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The Perseid Meteor Shower occurs every summer when the earth passes through the path of Comet Swift-Tuttle, the largest object known to make repeated passes near the Earth. It is named for the constellation Perseus from which it appears to emanate.|
(Note: Swift-Tuttle has been recorded with a non-zero possibility of impact with the earth, however it's current orbit rules out the possibility of an impact anytime in this millennium. It's nucleus is about 6 miles across, which is roughly equal to the object that wiped out the dinosaurs.)
Swift-Tuttle's appearance in 1992 was not spectacular, but the comet did become bright enough to see from many locations with binoculars.
The comet passed the earth's orbit in 1991 prior to it's closest approach to the sun (parahelion) in 1992. The 1991 and 1992 meteor showers were exciting with outbursts of 400+ meteors per hour. Even though the comet is out around the orbit of Uranus now the dust particles remain for thousands of years. However, the intensity of the shower will drop off until reappears in 2122.
The Perseids are one of the more dependable meteor showers still averaging a shooting star every minute at their peak even 15 years after the comet has passed. The Perseids are probably the most-watched annual meteor shower.
These meteoroids are particles shed from the comet that follow it's orbit around the solar system. They are no bigger than sand grains or pebbles, have the consistency of cigar ash and are consumed many miles above our heads, so you don't have to be worried about getting hit.
Perseid meteoroids are exceptionally fast, entering Earth's atmosphere at roughly 133,200 mph (37 miles per second) causing the long trail.
The shower begins, gently, in mid-July when Earth enters the outskirts of a cloud of debris from Comet Swift-Tuttle. The Perseids are considered active from about July 25 through Aug. 18, though hourly rates usually do not rise above 10 until about Aug. 8. Rates fall off much more rapidly after the peak, dropping again to below 10 per hour after about Aug. 14.
Expect 40 to 60 meteors per hour, some of them bright, when it peaks on August 12th, although in any given year concentrated bands of particles may be encountered on the 11th or 13th.
Early morning hours are best, astronomers say, because the part of Earth on which you stand is then facing the oncoming debris as the planet plunges through space on its orbit around the Sun. Experts suggest going out around 2 a.m. and staying until dawn breaks.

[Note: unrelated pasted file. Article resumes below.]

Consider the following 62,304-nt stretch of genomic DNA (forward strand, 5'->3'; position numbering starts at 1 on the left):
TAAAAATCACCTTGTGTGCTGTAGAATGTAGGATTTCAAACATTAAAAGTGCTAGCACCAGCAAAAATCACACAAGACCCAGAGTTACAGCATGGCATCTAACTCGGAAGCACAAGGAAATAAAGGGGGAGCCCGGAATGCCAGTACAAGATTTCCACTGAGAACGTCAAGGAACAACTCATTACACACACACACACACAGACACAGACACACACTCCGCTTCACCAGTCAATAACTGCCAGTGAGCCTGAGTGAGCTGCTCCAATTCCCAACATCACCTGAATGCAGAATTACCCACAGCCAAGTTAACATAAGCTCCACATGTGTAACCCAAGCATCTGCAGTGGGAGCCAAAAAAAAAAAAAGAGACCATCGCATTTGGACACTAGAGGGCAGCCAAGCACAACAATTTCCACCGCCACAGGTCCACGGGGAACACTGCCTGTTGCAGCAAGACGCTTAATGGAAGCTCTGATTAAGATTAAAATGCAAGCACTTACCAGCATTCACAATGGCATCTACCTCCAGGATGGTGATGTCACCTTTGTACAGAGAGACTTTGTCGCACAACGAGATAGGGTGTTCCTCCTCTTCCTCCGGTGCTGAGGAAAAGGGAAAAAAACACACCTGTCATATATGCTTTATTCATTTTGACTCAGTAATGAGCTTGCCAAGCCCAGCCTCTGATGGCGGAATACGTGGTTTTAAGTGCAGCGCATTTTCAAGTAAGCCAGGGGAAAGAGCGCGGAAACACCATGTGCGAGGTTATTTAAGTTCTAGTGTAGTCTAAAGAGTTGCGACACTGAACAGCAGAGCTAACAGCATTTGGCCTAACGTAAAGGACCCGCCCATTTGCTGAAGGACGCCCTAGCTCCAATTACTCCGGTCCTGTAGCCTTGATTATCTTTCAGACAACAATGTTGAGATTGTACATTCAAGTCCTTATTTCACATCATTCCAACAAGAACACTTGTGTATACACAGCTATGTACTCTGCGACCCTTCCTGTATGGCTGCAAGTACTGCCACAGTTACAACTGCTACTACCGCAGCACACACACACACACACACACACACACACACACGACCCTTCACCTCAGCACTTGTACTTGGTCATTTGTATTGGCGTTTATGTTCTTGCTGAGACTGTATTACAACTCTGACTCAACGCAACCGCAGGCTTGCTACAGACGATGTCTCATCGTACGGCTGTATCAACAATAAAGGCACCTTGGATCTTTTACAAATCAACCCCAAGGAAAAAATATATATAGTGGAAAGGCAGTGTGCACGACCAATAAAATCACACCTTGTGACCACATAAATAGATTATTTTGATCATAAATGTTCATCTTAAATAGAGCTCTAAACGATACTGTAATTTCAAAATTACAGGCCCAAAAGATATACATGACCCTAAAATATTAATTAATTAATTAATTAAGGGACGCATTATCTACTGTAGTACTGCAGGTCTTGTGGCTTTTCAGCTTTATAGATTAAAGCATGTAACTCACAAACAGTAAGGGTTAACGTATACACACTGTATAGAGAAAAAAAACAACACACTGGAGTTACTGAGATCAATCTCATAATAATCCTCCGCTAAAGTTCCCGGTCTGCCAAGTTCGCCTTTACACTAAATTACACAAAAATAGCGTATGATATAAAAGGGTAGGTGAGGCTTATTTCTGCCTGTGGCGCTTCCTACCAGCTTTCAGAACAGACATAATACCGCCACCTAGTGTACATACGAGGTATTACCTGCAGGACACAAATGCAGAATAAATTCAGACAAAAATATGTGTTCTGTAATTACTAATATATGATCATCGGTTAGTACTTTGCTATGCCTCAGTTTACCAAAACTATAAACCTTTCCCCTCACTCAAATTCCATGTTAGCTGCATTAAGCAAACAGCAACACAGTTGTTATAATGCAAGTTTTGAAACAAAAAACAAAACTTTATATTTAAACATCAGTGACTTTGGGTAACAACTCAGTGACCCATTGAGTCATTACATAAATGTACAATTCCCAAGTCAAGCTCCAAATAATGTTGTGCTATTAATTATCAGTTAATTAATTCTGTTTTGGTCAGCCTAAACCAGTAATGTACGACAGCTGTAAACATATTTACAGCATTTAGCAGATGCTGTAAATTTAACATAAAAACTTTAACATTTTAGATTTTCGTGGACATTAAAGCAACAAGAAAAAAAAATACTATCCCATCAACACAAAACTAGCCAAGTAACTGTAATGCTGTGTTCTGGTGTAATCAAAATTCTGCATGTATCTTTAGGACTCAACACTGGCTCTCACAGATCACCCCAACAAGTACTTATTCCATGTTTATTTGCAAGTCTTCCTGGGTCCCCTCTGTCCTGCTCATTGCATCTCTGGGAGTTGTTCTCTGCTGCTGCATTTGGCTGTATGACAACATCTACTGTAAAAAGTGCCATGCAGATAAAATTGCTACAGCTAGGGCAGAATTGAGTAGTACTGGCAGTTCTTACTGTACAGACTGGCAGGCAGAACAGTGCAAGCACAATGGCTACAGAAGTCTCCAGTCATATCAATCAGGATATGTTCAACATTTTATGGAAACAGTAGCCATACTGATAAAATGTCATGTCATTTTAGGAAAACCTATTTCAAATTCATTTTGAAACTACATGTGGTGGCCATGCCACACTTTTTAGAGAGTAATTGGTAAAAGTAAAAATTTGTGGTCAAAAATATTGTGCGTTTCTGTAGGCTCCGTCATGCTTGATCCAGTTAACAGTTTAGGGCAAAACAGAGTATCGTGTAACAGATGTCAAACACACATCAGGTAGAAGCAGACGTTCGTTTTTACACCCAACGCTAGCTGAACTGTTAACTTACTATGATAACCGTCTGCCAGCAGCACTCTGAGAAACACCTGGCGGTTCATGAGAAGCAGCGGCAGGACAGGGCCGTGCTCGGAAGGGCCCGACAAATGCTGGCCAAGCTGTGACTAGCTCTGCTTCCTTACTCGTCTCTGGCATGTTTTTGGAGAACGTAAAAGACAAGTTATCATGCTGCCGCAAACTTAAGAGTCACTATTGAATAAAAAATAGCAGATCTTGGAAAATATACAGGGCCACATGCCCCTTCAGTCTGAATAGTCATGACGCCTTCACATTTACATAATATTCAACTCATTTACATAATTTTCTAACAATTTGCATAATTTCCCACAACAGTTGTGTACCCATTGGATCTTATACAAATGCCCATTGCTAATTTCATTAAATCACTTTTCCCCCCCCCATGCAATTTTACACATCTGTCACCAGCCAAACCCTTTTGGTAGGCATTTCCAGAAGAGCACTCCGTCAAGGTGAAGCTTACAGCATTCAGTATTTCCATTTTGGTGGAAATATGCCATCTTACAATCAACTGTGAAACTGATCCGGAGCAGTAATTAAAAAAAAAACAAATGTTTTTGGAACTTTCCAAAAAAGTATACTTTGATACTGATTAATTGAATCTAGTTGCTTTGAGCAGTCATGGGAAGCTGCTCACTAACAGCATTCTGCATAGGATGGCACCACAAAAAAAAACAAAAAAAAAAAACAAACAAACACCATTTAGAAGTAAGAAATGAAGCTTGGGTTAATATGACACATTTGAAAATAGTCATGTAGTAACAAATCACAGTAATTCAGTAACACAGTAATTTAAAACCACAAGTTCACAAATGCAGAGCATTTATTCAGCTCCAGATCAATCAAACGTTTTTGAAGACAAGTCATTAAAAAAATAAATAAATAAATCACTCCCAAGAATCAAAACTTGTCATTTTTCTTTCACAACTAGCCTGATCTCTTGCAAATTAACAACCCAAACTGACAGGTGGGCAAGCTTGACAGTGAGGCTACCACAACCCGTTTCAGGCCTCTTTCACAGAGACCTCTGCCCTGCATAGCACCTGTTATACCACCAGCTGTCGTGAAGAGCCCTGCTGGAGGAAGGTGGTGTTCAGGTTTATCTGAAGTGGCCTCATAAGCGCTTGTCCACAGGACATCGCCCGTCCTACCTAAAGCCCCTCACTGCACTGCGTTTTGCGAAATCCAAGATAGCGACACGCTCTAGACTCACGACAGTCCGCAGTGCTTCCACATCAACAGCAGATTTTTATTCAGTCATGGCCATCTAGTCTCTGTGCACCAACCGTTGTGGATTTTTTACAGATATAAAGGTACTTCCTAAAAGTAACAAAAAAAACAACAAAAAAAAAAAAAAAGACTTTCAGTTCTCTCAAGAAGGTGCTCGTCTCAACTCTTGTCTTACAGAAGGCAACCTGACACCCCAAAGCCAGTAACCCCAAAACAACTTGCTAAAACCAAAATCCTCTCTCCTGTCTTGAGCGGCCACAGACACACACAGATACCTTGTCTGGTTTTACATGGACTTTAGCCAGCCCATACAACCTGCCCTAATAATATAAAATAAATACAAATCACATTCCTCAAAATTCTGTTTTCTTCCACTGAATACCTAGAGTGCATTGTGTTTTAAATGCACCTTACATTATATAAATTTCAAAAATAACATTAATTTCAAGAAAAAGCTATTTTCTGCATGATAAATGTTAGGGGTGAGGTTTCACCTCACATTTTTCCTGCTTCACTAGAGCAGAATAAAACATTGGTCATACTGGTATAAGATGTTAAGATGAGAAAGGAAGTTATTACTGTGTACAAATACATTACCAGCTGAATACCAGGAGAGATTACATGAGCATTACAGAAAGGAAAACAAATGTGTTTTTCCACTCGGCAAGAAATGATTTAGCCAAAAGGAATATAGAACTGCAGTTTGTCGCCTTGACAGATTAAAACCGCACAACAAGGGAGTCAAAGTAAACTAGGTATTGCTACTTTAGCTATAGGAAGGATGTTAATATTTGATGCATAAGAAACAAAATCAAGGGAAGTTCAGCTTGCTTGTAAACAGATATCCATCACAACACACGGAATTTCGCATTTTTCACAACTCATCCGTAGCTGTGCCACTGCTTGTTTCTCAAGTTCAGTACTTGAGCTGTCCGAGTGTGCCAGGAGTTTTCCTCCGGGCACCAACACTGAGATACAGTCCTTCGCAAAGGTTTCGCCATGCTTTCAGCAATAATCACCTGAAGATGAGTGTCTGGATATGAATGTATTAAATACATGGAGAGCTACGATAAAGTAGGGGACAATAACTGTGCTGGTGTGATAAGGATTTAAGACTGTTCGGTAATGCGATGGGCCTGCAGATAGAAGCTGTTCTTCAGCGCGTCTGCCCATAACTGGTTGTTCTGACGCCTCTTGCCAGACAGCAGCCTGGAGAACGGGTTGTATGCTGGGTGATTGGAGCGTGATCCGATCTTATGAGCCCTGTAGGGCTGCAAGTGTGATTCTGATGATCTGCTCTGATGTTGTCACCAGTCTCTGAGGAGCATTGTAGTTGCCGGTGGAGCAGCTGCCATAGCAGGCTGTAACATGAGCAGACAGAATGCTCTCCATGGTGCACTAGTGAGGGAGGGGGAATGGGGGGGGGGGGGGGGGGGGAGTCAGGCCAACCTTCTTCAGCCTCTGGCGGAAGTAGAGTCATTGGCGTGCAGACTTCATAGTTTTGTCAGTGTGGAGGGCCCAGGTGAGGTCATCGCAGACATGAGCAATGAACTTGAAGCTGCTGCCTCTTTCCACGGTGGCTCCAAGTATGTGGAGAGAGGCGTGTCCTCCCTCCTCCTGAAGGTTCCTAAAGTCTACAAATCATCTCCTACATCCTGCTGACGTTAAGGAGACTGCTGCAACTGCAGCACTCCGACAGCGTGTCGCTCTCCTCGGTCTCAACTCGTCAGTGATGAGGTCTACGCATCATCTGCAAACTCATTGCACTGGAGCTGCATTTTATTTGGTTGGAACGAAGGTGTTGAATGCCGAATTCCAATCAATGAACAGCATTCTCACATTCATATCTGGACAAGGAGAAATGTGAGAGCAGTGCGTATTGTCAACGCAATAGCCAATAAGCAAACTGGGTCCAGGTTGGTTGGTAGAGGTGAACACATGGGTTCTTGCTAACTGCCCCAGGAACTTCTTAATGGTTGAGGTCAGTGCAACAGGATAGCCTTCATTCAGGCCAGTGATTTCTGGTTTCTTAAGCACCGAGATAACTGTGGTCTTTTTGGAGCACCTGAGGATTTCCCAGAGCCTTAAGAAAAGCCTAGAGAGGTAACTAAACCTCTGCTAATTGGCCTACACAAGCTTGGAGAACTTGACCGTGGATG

As Earth rotates, the side facing the direction of its orbit around the Sun tends to scoop up more space debris. This part of the sky is directly overhead at dawn. For this reason, the Perseids and other meteor showers (and also random shooting stars in general) are usually best viewed in the predawn hours.
There might be an extra surge of meteors on August 11th caused by a filament of dust newly (since 1862 passing) drifting across Earth's orbit. Most of the cloud is older (perhaps thousands of years old).
Technically, the peak occurs in the afternoon of Aug. 12 in North America. Meteors can only be seen at night, however. The best views will come late Aug. 11 into the early hours of Aug. 12.
The radiant for the Perseid meteor shower is a point near the border between Perseus and Cassiopeia, down and to the left from the familiar W pattern of Cassiopeia. During this shower, meteors can be seen anywhere in the sky, but they will all appear to be moving away from the radiant.
Perseid meteors are typically white or yellowish with some glowing trains and an occasional very bright meteor called a fireball.
If you are clouded out on the morning of the 12th, rates on the 13th will also be impressive, much better than those seen the day before maximum.
For Europe, the peak comes near or soon after midnight on Aug. 13.
(Note: Perseids favor northern latitudes. Because of the way Comet Swift-Tuttle's orbit is tilted, its dust falls on Earth's northern hemisphere. Meteors stream out of the constellation Perseus, which is barely visible south of the equator.)
Up to 10 shooting stars per hour not associated with the Perseids grace the sky this time of year. These other meteors can approach from any direction in the sky.
There is a more technical description at the International Meteor Organization 2007 calendar (imo.net) which states:
* λ - ecliptic longitude in degrees east from the vernal equinox.
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